News & Analysis

Advanced AI and Extinction Risk

While influencers of all hues are talking about the apocalypse there are others who believe that this is all an elaborate bluff

Doomsday predictors had warned long ago that imparting human intelligence to machines would result in the extinction of our species. This was seen as science fiction, especially since cinema picked up the theme ardently. Now, global scientists, academics, CEOs and public figures have come together to announce that fiction could soon turn into fact. 

And grabbing the eyeballs at the helm is none other than OpenAI boss Sam Altman and DeepMind boss Demis Hassabis. They have been joined by a virtual who’s who of the scientific community, the tech world and many others from various fields in drafting a rather dramatic statement urging global attention on an existential crisis involving artificial intelligence. 

Doomsday predictions that serve their purpose

The statement is hosted on the website of a not-for-profit called Center for AI Safety (CAIS) and is cryptic to the point of being foreboding: 

“Mitigating the risk of extinction from AI should be a global priority alongside other societal-scale risks such as pandemics and nuclear war.” 

The CAIS, which says its mission is to “reduce societal-scale risks from artificial intelligence”, appears to be linking the risk of advanced AI to those posed by a nuclear apocalypse or the destruction of the planet through nature’s depredations. It asks policymakers across countries to focus attention on mitigating what they perceive as “doomsday” level risks. 

The signatories, who also include veteran AI scientist Geoffrey Hinton, MIT’s Max Tegmark, Skype co-founder Jaan Tallinn, musician Grimes and podcaster Sam Harris, say that mitigating the risk of extinction caused by AI should stand alongside the global priorities such as nuclear war, climate change and prevention of pandemics of the Covid-19 variety. 

The website goes on to add that the statement is “succinct” due to the fact that the signatories want to share their concerns about the severe risks posed by advanced AI that could get drowned in the debate of other risk elements from AI such as privacy issues, its misuse in legal and policy matters and many more use cases already in the realm of discussion. 

Speaking of which, we already had an instance of AI arguing a case in a courtroom resulting in Texas Judge Brantley Starr making it mandatory that the attorney appearing in the court must attest that  no portion of the filing was drafted by generative artificial intelligence and if was so, that it has been vetted by a human being. 

What’s the flip side of the story?

American media writer Douglas Rushkoff had an interesting twist to this entire narrative. In a recent commentary, he says “It took me a while to put my finger on what bothered me so much about the recent open letter from various AI titans and experts calling for a six-month moratorium on AI development (basically, anything beyond current industry leader Chat-GPT4’s state of learning). 

“Then I got it: they are essentially saying “hold me back!” As if what they have is so powerful, so dangerous, that they need us to restrain them for all of our own good. Like a would-be street fighter depending on his friends to “restrain” him lest he take the other guy apart, it’s just a form of bluffing,” Rushkoff says.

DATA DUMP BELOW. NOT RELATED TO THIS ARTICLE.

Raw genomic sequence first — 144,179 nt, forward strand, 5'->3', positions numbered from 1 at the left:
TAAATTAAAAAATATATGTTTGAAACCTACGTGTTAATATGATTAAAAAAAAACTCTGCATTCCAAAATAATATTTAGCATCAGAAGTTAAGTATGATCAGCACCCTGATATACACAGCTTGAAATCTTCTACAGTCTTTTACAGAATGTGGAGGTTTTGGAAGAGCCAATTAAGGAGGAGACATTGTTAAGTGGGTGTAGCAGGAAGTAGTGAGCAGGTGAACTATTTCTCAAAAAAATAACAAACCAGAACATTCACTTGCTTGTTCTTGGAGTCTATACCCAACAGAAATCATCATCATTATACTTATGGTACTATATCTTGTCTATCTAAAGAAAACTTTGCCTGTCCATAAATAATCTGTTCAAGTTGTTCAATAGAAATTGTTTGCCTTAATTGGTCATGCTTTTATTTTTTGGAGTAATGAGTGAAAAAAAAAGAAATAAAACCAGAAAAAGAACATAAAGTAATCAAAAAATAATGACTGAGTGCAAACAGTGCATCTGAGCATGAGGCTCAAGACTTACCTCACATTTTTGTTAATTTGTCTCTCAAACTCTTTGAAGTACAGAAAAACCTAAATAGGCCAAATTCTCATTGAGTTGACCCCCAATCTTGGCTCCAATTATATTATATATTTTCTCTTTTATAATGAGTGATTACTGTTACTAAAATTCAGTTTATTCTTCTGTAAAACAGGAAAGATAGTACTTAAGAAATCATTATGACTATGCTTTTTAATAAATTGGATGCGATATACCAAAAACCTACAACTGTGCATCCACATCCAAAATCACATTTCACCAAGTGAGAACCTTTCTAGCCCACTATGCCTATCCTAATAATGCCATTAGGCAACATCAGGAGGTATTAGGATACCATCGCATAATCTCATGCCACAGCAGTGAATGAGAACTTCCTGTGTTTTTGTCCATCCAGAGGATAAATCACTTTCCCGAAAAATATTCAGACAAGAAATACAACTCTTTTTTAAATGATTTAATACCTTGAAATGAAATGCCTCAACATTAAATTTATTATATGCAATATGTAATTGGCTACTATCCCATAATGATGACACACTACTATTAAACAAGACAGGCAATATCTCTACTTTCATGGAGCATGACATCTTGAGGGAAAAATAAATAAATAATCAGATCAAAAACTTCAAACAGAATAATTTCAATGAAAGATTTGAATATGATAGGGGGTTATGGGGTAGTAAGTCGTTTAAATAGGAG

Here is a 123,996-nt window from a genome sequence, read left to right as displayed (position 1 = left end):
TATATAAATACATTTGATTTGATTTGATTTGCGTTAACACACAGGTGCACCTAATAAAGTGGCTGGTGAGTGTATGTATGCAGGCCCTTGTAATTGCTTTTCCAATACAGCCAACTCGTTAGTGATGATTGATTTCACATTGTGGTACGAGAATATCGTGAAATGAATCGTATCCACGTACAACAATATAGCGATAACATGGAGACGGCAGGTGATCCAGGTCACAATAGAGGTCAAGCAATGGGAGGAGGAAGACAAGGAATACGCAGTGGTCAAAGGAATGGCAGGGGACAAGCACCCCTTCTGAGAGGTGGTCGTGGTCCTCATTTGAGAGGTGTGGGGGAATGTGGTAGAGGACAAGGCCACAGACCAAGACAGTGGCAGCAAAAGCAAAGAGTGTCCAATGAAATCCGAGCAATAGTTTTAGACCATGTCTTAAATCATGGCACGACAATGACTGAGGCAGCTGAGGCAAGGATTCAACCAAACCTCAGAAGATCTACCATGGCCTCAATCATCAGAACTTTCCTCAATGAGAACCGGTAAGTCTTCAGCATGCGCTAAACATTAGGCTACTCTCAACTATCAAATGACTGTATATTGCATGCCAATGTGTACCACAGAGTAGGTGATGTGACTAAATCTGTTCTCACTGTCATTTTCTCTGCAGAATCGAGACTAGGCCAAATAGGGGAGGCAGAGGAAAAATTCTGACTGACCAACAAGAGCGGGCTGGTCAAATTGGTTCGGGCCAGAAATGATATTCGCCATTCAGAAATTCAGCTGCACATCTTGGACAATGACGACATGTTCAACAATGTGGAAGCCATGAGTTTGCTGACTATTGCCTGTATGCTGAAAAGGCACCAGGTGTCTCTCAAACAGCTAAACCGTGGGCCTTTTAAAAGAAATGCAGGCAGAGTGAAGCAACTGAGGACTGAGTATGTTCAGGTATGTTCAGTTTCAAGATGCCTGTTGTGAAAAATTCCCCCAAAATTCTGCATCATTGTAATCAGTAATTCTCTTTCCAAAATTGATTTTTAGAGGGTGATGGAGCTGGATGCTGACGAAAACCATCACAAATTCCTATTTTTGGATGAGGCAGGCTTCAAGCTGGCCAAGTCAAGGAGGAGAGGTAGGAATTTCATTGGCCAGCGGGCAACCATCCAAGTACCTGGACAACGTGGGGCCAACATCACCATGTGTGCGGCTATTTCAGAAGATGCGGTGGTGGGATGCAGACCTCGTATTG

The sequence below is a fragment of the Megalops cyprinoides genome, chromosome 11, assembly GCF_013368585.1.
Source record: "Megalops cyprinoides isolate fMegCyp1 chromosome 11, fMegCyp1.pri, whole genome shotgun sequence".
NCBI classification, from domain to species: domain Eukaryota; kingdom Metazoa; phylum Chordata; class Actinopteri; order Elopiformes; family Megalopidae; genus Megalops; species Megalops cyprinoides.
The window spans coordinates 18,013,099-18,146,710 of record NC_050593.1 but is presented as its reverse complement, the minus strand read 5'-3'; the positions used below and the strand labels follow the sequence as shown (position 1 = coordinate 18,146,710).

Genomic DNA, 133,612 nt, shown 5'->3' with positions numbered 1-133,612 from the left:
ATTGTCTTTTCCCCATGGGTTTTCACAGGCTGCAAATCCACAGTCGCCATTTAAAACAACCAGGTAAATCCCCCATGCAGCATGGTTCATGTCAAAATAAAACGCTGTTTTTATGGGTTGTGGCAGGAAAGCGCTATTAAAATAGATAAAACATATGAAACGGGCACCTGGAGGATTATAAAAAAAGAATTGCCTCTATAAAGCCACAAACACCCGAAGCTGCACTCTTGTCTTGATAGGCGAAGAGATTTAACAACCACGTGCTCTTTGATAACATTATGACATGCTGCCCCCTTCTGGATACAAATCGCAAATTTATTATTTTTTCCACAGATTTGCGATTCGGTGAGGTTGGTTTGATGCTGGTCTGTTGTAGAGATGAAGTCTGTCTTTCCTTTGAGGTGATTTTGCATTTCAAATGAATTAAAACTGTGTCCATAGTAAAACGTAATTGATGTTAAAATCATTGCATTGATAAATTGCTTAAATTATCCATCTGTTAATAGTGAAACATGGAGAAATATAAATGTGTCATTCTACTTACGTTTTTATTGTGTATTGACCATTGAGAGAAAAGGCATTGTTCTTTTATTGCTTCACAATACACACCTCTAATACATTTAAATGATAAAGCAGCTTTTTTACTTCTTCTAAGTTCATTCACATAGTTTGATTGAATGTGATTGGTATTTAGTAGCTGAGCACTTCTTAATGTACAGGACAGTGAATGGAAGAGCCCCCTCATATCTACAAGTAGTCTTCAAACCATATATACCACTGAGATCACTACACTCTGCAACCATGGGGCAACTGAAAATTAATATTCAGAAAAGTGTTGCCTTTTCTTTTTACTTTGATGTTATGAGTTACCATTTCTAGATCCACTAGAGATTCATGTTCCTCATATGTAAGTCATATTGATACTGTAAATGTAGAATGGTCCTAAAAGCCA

One look at some of the hysterical headlines has obviously distracted our attention from taking a long hard look at the existing challenges. There’s the tools’ free use of copyrighted data to train AI systems without consent, the scraping of personal data violating privacy, lack of transparency among AI giants on data used to train these tools. The list is already quite exhaustive. 

Rushkoff says it as it is. “Sure, there’s a possibility that these language-model-based query systems could one day be developed into something like artificial intelligence. But that’s not what we’re looking at here. So far, all we’ve got are programs that string together words into the most likely sensical combinations, based on all the strings of words they’ve been fed previously. They are not thinking, or even using basic logic. They’re a user-friendly web interface.”

What’s more, they’re even more inaccurate than Google, he notes while pointing out that asking ChatGPT whether a pound of feathers or five pounds of lead weights more, gets the wrong answer as the AI tool only looks at sentences referring to the idea that a pound of feathers weigh the same as a pound of lead. “It’s not using any sort of math or logic to answer a question – It is just pulling up the most probable string of words. It’s not even as smart as Wikipedia on a bad day,” he says. 

Which brings us to the reality of the situation. There are commercial motivations for AI giants to route regulatory attention into a future theater of action depicted as doomsday. This draws most lawmakers away from fundamental competition and antitrust challenges in the present to some future where generative AI destroys humanity. 

But, more of this at a later date. Meanwhile, just fasten your seatbelts and watch the show as moneybags make an attempt to subvert yet another innovation to fill their coffers. 

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